Language Is A Virus

Raymond Queneau Quotes

Raymond Queneau Quotes & Quotations
Name:
Raymond Queneau
Type:
Poet
Nationality:
French
Birth day:
Birth year:

  • 1
    A very great Iliad... concerns the creation of a nation. Raymond_QueneauRaymond Queneau
  • 2
    After the magical act accomplished by Joyce with Ulysses, perhaps we are getting away from it. Raymond_QueneauRaymond Queneau
  • 3
    All confessions are Odysseys. Raymond_QueneauRaymond Queneau
  • 4
    All societies are historical. Raymond_QueneauRaymond Queneau
  • 5
    Fiction has consisted either of placing imaginary characters in a true story, which is the Iliad, or of presenting the story of an individual as having a general historical value, which is the Odyssey. Raymond_QueneauRaymond Queneau
  • 6
    It is the creator of fiction's point of view; it is the character who interests him. Sometimes he wants to convince the reader that the story he is telling is as interesting as universal history. Raymond_QueneauRaymond Queneau
  • 7
    One can easily classify all works of fiction either as descendants of the Iliad or of the Odyssey. Raymond_QueneauRaymond Queneau
  • 8
    The Iliad is the private lives of people thrown into disorder by history. Raymond_QueneauRaymond Queneau
  • 9
    The Odyssey is the story of Americans up to the point where they are well-established, and even so it is detached from the historical side. Raymond_QueneauRaymond Queneau
  • 10
    The Odyssey is the story of someone who, in the course of diverse experiences, acquires a personality or affirms and recovers his personality. Raymond_QueneauRaymond Queneau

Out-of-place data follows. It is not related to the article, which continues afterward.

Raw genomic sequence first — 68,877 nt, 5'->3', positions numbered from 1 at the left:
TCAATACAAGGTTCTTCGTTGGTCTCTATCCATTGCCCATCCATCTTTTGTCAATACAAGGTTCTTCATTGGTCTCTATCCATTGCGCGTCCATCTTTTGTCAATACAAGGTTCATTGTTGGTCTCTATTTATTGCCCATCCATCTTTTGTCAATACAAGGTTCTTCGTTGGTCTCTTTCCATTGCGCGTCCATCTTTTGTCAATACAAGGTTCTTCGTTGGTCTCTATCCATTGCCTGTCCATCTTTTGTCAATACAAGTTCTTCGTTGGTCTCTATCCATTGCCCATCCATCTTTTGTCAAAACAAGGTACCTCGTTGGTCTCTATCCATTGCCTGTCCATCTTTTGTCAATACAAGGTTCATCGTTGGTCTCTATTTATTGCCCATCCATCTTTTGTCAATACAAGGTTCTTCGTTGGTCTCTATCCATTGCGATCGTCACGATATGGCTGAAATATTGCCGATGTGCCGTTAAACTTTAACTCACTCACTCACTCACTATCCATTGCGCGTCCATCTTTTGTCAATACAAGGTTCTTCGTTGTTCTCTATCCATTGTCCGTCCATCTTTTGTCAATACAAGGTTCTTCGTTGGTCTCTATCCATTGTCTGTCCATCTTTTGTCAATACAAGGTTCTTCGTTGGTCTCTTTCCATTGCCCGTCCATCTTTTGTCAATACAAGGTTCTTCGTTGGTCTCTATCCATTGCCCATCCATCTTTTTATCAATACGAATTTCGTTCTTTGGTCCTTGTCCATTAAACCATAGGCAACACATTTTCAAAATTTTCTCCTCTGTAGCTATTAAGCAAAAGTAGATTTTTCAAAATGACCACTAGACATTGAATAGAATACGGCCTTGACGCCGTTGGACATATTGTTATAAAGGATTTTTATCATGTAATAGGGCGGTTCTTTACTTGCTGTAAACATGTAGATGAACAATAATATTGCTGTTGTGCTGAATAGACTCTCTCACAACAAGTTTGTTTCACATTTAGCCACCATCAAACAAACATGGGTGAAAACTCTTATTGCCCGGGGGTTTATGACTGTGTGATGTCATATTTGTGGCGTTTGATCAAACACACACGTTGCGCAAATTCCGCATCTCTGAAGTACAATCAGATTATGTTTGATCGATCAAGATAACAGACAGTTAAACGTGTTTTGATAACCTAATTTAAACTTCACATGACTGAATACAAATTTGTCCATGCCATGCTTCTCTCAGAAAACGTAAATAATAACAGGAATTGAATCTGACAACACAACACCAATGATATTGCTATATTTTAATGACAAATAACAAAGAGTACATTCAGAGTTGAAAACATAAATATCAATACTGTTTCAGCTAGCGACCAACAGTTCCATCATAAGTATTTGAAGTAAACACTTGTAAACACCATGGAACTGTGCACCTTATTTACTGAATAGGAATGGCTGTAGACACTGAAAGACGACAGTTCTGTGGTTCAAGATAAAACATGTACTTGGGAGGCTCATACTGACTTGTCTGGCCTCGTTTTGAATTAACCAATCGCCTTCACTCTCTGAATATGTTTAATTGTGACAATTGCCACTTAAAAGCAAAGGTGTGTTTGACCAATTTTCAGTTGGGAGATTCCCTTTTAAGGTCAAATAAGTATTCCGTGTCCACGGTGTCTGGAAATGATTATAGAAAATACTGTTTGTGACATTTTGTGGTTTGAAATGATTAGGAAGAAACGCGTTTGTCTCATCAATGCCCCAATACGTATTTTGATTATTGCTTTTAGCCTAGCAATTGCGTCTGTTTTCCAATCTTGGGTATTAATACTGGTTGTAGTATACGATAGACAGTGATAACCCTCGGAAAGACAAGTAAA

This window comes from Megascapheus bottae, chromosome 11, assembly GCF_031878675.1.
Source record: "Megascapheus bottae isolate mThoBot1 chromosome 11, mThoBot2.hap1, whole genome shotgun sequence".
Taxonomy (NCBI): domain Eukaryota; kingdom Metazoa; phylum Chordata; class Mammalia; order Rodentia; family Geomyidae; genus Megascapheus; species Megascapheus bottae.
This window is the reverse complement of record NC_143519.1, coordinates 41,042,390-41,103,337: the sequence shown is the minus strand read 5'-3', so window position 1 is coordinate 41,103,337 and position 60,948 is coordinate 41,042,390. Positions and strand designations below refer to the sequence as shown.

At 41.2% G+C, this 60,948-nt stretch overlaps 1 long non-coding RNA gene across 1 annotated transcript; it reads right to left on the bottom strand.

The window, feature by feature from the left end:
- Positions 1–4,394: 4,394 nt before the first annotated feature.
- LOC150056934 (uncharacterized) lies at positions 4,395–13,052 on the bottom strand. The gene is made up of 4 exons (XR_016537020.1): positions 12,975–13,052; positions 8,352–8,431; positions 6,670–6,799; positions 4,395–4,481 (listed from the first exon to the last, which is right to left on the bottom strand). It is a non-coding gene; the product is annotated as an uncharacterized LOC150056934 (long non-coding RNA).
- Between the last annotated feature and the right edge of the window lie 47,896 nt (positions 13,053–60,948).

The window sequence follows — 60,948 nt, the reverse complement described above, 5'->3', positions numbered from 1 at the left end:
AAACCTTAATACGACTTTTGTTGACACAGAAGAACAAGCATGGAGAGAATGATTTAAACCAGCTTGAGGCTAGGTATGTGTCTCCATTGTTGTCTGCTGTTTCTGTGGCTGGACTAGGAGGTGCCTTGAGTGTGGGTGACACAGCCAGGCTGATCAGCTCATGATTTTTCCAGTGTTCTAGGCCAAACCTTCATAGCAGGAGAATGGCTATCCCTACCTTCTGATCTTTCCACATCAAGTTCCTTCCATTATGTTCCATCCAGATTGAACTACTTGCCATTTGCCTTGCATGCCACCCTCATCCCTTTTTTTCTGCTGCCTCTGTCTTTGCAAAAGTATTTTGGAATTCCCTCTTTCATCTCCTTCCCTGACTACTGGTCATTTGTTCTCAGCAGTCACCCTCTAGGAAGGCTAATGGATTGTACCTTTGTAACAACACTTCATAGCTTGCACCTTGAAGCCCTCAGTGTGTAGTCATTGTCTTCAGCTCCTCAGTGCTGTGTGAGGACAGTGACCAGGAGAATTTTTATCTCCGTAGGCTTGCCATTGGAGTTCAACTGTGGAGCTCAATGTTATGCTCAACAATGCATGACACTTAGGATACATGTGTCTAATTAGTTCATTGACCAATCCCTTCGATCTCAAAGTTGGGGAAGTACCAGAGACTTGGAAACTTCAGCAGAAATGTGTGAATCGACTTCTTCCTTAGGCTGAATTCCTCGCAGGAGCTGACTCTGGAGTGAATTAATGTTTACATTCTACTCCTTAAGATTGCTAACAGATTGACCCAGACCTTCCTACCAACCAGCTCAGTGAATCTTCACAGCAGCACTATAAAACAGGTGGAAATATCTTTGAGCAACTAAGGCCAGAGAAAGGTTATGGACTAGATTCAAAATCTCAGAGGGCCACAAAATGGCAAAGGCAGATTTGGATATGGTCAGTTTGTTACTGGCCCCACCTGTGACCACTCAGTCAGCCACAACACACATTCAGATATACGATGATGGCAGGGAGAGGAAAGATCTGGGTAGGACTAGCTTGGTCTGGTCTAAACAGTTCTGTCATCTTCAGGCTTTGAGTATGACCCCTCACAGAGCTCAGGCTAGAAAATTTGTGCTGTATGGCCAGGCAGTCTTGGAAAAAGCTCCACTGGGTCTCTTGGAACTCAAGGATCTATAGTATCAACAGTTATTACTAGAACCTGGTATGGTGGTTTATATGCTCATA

• 11
    There have been only rare moments in history where individual histories were able to run their course without wars or revolutions. Raymond_QueneauRaymond Queneau
  • 12
    To have one's own story told by a third party who doesn't know that the character in question is himself the hero of the story being told, that's a technical refinement. Raymond_QueneauRaymond Queneau
  • 13
    Ulysses finds himself unchanged, aside from his experience, at the end of his odyssey. Raymond_QueneauRaymond Queneau
  • 14
    We have gotten away from this double aspect of either putting the character back into historical events or of making a historical event of his very life. Raymond_QueneauRaymond Queneau
  • 15
    We think of giving importance to history, but it is the individual who is interesting, and we want to give him a historical importance. Raymond_QueneauRaymond Queneau
  • 16
    When Ulysses hears his own story sung by an epic poet and then he reveals his identity and the poet wants to continue singing, Ulysses isn't interested any longer. That's very astonishing. Raymond_QueneauRaymond Queneau